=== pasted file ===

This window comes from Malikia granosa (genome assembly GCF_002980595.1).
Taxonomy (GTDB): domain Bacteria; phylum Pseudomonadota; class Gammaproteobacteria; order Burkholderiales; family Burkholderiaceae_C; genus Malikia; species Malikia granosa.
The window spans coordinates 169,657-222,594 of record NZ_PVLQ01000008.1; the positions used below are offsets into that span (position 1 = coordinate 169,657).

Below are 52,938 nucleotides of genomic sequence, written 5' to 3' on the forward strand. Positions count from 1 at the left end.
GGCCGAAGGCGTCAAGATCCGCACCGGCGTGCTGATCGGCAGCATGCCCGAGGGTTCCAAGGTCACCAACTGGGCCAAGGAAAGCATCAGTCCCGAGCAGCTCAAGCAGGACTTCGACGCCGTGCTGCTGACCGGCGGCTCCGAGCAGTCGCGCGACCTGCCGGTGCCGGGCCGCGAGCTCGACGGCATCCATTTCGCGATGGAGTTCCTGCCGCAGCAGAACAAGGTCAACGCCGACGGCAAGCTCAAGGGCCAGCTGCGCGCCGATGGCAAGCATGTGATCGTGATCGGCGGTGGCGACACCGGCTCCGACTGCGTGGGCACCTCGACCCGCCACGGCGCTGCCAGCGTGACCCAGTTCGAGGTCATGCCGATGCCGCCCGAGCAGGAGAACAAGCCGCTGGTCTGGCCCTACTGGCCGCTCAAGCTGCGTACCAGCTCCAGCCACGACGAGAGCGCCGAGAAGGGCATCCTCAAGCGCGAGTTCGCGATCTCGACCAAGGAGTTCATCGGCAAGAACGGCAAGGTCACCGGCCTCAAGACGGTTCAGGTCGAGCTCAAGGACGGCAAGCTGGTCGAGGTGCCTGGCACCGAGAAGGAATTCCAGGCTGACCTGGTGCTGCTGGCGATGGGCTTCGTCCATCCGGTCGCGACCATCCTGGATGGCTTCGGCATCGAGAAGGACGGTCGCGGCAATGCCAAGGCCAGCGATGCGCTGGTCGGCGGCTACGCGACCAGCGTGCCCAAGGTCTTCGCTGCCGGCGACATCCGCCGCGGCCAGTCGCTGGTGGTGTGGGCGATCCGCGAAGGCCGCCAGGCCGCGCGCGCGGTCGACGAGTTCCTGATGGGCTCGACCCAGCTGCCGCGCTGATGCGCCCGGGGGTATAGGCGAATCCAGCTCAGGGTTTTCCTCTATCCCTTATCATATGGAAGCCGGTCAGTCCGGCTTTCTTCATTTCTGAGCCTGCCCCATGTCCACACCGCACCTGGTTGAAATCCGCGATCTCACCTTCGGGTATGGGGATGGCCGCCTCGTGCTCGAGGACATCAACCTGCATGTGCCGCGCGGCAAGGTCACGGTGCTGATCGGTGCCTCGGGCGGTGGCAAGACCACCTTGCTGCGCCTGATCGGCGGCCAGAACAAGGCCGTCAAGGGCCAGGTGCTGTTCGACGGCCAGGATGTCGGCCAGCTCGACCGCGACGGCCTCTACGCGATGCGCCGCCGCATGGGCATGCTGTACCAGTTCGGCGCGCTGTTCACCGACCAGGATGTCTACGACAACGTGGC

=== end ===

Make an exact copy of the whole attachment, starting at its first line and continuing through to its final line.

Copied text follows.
This window comes from Malikia granosa (genome assembly GCF_002980595.1).
Taxonomy (GTDB): domain Bacteria; phylum Pseudomonadota; class Gammaproteobacteria; order Burkholderiales; family Burkholderiaceae_C; genus Malikia; species Malikia granosa.
The window spans coordinates 169,657-222,594 of record NZ_PVLQ01000008.1; the positions used below are offsets into that span (position 1 = coordinate 169,657).

Below are 52,938 nucleotides of genomic sequence, written 5' to 3' on the forward strand. Positions count from 1 at the left end.
GGCCGAAGGCGTCAAGATCCGCACCGGCGTGCTGATCGGCAGCATGCCCGAGGGTTCCAAGGTCACCAACTGGGCCAAGGAAAGCATCAGTCCCGAGCAGCTCAAGCAGGACTTCGACGCCGTGCTGCTGACCGGCGGCTCCGAGCAGTCGCGCGACCTGCCGGTGCCGGGCCGCGAGCTCGACGGCATCCATTTCGCGATGGAGTTCCTGCCGCAGCAGAACAAGGTCAACGCCGACGGCAAGCTCAAGGGCCAGCTGCGCGCCGATGGCAAGCATGTGATCGTGATCGGCGGTGGCGACACCGGCTCCGACTGCGTGGGCACCTCGACCCGCCACGGCGCTGCCAGCGTGACCCAGTTCGAGGTCATGCCGATGCCGCCCGAGCAGGAGAACAAGCCGCTGGTCTGGCCCTACTGGCCGCTCAAGCTGCGTACCAGCTCCAGCCACGACGAGAGCGCCGAGAAGGGCATCCTCAAGCGCGAGTTCGCGATCTCGACCAAGGAGTTCATCGGCAAGAACGGCAAGGTCACCGGCCTCAAGACGGTTCAGGTCGAGCTCAAGGACGGCAAGCTGGTCGAGGTGCCTGGCACCGAGAAGGAATTCCAGGCTGACCTGGTGCTGCTGGCGATGGGCTTCGTCCATCCGGTCGCGACCATCCTGGATGGCTTCGGCATCGAGAAGGACGGTCGCGGCAATGCCAAGGCCAGCGATGCGCTGGTCGGCGGCTACGCGACCAGCGTGCCCAAGGTCTTCGCTGCCGGCGACATCCGCCGCGGCCAGTCGCTGGTGGTGTGGGCGATCCGCGAAGGCCGCCAGGCCGCGCGCGCGGTCGACGAGTTCCTGATGGGCTCGACCCAGCTGCCGCGCTGATGCGCCCGGGGGTATAGGCGAATCCAGCTCAGGGTTTTCCTCTATCCCTTATCATATGGAAGCCGGTCAGTCCGGCTTTCTTCATTTCTGAGCCTGCCCCATGTCCACACCGCACCTGGTTGAAATCCGCGATCTCACCTTCGGGTATGGGGATGGCCGCCTCGTGCTCGAGGACATCAACCTGCATGTGCCGCGCGGCAAGGTCACGGTGCTGATCGGTGCCTCGGGCGGTGGCAAGACCACCTTGCTGCGCCTGATCGGCGGCCAGAACAAGGCCGTCAAGGGCCAGGTGCTGTTCGACGGCCAGGATGTCGGCCAGCTCGACCGCGACGGCCTCTACGCGATGCGCCGCCGCATGGGCATGCTGTACCAGTTCGGCGCGCTGTTCACCGACCAGGATGTCTACGACAACGTGGC